Focussing so heavily on what women want and how they feel shows how out of touch journalists like her are with the prevailing mood of men. Many of the men who commented on the article make it clear that, like me, they don’t give a damn what women want or how they feel.

These entitlement princesses are already sunk and they don’t even know it. As for being risk-takers, women love to play fast and loose with other people’s resources. I wouldn’t let them anywhere near my money.

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Dubcik April 15, 2012 at 21:40

Over 53% of all federal government jobs in Canada are held by women. And yet, every federal job posting has this message to potential applicants…………

“Other Merit Criteria and Conditions of Employment
• Organizational Needs which may apply for this position.
◦Selection may be limited to members of the following Employment Equity groups: Aboriginal persons, visible minorities, persons with disabilities, women”

Open and active discrimination against men, even when the numbers do not warrent it. No wonder so many gov’t departments have become bloated inefficient messes.

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Paul Murray April 15, 2012 at 22:02

I don’t understand. Does the study say that women tend to accept riskier investments? Or that a bank with more women is more at-risk of something happening to it?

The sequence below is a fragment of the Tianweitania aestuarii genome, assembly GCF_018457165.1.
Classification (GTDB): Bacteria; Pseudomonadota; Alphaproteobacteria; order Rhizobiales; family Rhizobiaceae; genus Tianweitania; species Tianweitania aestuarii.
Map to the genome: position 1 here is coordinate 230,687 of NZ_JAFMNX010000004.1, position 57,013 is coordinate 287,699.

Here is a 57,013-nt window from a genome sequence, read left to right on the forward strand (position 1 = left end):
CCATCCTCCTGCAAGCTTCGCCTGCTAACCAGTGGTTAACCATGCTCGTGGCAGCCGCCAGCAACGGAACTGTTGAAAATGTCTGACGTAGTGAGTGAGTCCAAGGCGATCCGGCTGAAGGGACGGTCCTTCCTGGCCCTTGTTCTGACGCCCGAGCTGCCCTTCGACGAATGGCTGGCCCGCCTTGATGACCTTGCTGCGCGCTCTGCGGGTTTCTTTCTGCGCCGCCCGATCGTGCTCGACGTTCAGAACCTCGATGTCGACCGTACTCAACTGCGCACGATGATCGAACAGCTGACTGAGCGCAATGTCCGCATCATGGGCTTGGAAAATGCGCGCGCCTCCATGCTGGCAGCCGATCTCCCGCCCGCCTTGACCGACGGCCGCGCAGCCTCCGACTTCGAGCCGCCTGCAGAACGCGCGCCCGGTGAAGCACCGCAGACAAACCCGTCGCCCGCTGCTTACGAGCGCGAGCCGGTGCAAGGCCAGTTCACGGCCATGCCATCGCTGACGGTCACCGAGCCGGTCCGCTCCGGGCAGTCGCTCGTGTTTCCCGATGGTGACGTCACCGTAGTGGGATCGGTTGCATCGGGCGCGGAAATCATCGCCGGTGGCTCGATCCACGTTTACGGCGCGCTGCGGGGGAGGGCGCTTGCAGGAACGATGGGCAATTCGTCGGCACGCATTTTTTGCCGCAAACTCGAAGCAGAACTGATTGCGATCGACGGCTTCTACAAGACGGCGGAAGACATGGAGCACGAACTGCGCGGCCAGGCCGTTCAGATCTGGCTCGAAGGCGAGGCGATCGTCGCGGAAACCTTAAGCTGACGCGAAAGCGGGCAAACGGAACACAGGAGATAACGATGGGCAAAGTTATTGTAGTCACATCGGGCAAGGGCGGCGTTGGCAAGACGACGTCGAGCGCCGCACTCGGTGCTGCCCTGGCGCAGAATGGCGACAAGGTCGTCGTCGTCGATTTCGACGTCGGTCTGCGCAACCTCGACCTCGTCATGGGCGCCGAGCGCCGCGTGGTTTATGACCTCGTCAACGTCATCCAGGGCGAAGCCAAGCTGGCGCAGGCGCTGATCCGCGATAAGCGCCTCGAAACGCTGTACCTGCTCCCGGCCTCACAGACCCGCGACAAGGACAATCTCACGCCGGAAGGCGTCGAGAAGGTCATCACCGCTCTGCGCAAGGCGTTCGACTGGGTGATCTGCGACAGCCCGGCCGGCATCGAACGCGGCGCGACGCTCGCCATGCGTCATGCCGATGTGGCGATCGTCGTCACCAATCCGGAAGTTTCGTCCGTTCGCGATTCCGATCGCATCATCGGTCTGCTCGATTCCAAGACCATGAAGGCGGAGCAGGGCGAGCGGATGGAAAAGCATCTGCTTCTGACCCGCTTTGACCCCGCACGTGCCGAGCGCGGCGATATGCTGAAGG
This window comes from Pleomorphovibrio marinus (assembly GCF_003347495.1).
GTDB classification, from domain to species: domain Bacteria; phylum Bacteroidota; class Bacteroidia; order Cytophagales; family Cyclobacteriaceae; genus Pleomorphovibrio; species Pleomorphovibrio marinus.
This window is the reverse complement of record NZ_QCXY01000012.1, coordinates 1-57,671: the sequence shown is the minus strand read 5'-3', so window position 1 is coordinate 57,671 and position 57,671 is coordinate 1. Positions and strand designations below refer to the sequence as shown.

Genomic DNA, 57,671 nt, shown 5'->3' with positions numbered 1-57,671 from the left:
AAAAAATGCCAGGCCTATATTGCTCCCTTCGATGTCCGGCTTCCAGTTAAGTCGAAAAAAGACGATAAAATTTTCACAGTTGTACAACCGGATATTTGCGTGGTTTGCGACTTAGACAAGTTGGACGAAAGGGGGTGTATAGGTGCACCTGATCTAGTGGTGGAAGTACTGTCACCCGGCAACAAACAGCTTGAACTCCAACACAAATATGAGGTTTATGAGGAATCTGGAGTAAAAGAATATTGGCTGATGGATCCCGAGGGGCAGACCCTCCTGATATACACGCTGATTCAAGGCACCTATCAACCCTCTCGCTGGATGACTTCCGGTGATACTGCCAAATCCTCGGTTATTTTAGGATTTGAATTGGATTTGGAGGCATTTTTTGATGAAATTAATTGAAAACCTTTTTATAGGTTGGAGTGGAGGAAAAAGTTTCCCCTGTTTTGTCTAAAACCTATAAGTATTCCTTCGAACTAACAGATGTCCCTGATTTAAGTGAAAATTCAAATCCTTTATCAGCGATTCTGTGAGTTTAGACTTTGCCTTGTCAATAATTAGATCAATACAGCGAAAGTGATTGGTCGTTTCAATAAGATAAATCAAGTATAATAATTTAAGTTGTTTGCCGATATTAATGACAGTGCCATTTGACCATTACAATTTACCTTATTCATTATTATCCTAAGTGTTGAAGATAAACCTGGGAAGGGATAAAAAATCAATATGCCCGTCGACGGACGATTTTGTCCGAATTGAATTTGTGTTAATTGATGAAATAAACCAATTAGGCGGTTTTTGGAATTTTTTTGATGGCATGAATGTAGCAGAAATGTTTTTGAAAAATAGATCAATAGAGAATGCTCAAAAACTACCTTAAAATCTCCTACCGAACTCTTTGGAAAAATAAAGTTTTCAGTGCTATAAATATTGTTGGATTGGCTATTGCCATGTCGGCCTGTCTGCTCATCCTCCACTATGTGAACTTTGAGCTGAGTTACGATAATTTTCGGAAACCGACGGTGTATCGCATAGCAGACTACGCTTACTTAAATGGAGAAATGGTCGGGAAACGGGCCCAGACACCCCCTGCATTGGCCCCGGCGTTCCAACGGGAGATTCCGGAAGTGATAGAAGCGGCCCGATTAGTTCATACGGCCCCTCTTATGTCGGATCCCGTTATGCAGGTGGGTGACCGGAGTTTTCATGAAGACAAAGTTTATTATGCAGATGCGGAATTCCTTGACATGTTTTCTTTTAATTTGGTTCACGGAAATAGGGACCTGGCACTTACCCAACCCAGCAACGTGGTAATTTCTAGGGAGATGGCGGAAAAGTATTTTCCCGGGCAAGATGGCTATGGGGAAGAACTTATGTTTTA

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Paul Murray April 15, 2012 at 22:05

Never mind – followed the link, read the paper, answered my own question.

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Paul Murray April 15, 2012 at 22:08

Oh – see page 7. They conclude that the cause of it is that women are just plain not as good at the job *even controlling for age*.

“a detailed exporation suggests that this result reflects that female executives have less expertise on the executive level than their male counterparts”

Gorgeous.

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Eric April 15, 2012 at 22:11

Dubcik;
Same in the US, last time I checked. They might as well just say ‘No Dogs or White Men Allowed.’

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Tired Guy April 15, 2012 at 22:28

I’ve read through it, even the german part (which was a challenge for my rusty high-school german), and it generally states that women will not risk themselves or anything they own. However, if there is no risk to themselves they will risk everything in massive gambles.

Personally though, you can see this in casinos. Women gambling with their own money tend to be extremely conservative. Give them someone elses money and watch them fritter it away like there is no tomorrow!

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V10 April 15, 2012 at 22:59

I seem to recall a study not long ago that named alpha males brimming with testosterone and competitive impulses as the primary takers of excessive risks in business…

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Avenger April 16, 2012 at 00:40

Beer makes men smarter.